Bioethics as Political Ideology

  • Mark J. Cherry
Part of the Philosophy and Medicine book series (PHME, volume 100)


Bioethics cannot appeal to a universal, content-full moral understanding of special goods, such as liberty, equality and health, much less secure justification for political authority to impose such a vision of social justice, without straightforwardly begging the question. Basic human rights, as envisioned for example, by the United Nations’ Convention on the Rights of the Child or UNESCO’s Universal Declaration on Bioethics and Human Rights, are rhetorical and ideological fictions. Consequently, taxation to support a particular vision of distributive justice and welfare entitlements, or legislation to secure human rights, is no more than the coercive imposition of a particular political ideology. If bioethics is to escape the culture wars, it must re-imagine itself as the market place of ideas, including moral and religious ideas, where conceptual and moral analyzes are critically and carefully explored and real diversity is respected and defended. Bioethics must cease to be an ideologically driven will to power, and recapture the social space necessary for robust expression and instantiation of diverse moral, religious, and secular worldviews.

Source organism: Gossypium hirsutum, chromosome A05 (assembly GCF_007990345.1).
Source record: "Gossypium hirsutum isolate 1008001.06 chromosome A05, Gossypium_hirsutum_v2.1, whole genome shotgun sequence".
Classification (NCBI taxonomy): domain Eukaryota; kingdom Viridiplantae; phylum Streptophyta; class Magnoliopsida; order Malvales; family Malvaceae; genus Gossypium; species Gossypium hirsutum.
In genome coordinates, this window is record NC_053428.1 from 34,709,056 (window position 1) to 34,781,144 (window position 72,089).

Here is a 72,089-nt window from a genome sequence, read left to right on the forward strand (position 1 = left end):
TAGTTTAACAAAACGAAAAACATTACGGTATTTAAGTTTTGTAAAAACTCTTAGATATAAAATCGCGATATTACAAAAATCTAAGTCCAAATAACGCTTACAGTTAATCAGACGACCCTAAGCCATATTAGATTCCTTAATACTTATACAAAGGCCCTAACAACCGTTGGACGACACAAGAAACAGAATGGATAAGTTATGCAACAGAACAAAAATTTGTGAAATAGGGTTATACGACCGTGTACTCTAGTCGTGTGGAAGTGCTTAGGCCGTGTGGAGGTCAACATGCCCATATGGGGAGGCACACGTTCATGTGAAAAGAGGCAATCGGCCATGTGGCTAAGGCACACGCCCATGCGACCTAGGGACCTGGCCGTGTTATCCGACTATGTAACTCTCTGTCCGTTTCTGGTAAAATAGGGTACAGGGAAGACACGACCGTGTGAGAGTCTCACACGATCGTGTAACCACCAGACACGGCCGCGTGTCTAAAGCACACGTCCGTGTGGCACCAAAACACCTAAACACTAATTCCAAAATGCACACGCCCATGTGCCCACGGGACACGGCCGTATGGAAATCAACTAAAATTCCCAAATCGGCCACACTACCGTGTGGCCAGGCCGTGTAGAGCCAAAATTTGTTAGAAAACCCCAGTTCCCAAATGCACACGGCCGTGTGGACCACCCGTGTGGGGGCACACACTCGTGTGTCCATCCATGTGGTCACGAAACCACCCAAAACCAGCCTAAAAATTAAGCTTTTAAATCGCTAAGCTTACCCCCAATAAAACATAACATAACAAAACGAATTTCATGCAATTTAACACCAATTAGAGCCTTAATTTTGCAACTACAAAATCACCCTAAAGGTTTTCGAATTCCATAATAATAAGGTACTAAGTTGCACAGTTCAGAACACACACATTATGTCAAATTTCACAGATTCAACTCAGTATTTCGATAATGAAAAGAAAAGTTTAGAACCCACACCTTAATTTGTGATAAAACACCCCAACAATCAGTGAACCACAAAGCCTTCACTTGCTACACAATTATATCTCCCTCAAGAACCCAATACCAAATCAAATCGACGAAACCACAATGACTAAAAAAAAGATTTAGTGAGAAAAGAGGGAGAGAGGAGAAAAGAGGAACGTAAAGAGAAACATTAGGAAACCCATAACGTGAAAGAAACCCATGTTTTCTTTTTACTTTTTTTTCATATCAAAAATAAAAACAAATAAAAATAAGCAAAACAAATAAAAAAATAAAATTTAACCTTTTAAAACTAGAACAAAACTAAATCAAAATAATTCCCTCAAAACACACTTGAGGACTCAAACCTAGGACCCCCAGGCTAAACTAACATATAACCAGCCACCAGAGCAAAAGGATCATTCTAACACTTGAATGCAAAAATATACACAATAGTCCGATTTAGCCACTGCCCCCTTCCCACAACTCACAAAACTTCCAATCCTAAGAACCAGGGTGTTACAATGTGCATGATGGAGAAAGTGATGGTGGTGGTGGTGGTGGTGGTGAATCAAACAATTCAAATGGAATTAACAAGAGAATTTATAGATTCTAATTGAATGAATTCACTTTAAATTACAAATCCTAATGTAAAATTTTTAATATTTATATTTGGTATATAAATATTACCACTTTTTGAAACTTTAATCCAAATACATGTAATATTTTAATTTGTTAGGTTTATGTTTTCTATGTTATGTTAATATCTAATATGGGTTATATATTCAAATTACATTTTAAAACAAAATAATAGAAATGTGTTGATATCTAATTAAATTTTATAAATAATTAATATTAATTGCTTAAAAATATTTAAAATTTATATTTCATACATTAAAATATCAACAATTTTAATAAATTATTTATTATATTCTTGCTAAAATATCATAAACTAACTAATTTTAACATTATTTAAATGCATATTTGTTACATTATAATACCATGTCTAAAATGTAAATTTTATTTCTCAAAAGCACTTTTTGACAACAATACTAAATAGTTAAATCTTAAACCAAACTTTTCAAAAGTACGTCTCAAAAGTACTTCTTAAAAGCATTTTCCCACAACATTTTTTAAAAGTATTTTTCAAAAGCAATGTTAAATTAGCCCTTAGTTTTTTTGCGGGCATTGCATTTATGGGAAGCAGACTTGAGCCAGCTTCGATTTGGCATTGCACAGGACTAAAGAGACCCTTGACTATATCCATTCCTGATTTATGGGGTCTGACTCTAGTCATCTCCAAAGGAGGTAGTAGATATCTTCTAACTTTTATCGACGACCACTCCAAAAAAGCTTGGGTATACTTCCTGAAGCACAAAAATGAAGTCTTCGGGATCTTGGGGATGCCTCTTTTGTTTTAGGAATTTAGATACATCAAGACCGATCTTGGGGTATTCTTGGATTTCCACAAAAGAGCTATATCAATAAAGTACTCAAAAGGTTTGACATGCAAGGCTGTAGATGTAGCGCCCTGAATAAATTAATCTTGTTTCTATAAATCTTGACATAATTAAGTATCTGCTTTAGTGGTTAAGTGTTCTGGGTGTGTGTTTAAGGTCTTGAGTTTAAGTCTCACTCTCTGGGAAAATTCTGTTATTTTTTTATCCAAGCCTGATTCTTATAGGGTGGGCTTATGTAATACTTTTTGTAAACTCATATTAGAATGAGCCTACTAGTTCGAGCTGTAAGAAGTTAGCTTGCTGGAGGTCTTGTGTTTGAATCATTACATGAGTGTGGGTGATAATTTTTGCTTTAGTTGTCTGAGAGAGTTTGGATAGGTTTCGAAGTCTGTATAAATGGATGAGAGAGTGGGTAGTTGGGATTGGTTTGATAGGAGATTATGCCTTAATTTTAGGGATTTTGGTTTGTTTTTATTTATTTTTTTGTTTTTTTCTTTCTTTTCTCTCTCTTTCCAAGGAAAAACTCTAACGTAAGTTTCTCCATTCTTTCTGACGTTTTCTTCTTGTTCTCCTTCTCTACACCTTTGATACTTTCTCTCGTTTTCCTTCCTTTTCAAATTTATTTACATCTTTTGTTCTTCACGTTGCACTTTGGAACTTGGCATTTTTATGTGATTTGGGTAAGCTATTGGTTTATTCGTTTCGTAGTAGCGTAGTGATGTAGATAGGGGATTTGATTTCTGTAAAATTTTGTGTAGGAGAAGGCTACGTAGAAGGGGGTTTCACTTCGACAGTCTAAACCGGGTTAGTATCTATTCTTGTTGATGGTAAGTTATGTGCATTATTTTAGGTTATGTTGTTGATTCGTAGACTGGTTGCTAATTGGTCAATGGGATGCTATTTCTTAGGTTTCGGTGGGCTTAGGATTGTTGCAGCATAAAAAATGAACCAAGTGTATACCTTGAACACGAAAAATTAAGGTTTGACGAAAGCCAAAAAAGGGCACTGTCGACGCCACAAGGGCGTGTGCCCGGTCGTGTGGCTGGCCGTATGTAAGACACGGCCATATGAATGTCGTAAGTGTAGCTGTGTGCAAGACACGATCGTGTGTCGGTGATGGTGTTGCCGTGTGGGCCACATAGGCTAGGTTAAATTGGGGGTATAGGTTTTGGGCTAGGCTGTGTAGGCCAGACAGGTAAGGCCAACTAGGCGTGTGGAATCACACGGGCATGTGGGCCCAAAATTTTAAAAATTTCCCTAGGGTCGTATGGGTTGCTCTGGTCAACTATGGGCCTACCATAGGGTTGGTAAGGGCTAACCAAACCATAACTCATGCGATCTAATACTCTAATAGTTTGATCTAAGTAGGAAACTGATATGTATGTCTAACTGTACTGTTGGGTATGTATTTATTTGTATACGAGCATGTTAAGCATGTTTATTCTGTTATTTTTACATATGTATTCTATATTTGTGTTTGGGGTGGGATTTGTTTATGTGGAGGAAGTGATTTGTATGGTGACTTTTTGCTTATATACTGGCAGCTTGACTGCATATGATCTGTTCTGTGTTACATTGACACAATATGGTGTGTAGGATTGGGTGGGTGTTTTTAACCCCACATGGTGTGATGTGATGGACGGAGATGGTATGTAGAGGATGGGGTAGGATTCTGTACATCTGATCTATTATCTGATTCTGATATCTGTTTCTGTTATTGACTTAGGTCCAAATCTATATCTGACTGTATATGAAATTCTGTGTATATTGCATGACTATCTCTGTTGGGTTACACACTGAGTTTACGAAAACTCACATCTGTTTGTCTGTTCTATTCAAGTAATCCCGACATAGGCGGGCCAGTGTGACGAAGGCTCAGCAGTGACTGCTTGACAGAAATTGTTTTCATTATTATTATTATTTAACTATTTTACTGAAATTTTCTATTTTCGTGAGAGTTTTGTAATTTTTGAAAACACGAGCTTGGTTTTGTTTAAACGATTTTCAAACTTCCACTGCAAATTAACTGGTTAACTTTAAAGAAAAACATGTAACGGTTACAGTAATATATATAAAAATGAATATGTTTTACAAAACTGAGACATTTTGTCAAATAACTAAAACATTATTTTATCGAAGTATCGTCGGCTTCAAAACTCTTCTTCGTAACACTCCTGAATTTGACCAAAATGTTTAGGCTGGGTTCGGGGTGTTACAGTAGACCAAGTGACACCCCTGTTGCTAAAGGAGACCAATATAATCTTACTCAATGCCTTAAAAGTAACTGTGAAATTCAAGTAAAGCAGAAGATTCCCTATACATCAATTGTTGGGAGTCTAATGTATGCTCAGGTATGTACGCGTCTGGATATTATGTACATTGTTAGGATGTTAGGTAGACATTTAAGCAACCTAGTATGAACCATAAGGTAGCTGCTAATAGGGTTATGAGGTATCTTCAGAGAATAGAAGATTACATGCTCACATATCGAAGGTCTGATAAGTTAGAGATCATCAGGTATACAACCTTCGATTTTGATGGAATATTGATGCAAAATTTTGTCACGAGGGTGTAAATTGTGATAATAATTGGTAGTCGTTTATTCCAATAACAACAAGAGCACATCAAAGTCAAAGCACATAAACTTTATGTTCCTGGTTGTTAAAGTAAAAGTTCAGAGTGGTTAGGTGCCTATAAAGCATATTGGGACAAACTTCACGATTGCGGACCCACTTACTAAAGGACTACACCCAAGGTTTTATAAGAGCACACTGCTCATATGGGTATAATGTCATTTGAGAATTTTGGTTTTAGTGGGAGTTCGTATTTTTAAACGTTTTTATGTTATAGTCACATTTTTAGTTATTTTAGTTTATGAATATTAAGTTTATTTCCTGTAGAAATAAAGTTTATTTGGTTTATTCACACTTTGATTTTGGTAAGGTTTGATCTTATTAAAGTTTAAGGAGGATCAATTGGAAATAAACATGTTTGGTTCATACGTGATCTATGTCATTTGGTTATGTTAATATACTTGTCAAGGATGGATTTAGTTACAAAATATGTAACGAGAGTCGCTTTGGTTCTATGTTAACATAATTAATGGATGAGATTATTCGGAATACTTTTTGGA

Male Circumcision Universal Declaration Moral Authority Moral Truth Embryonic Stem Cell Research 
These keywords were added by machine and not by the authors. This process is experimental and the keywords may be updated as the learning algorithm improves.


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Copyright information

© Springer Science+Business Media B.V. 2012

Authors and Affiliations

  1. 1.The Dr. Patricia A. Hayes Professor in Applied Ethics, Professor of Philosophy, Department of PhilosophySt. Edward’s UniversityAustinUSA

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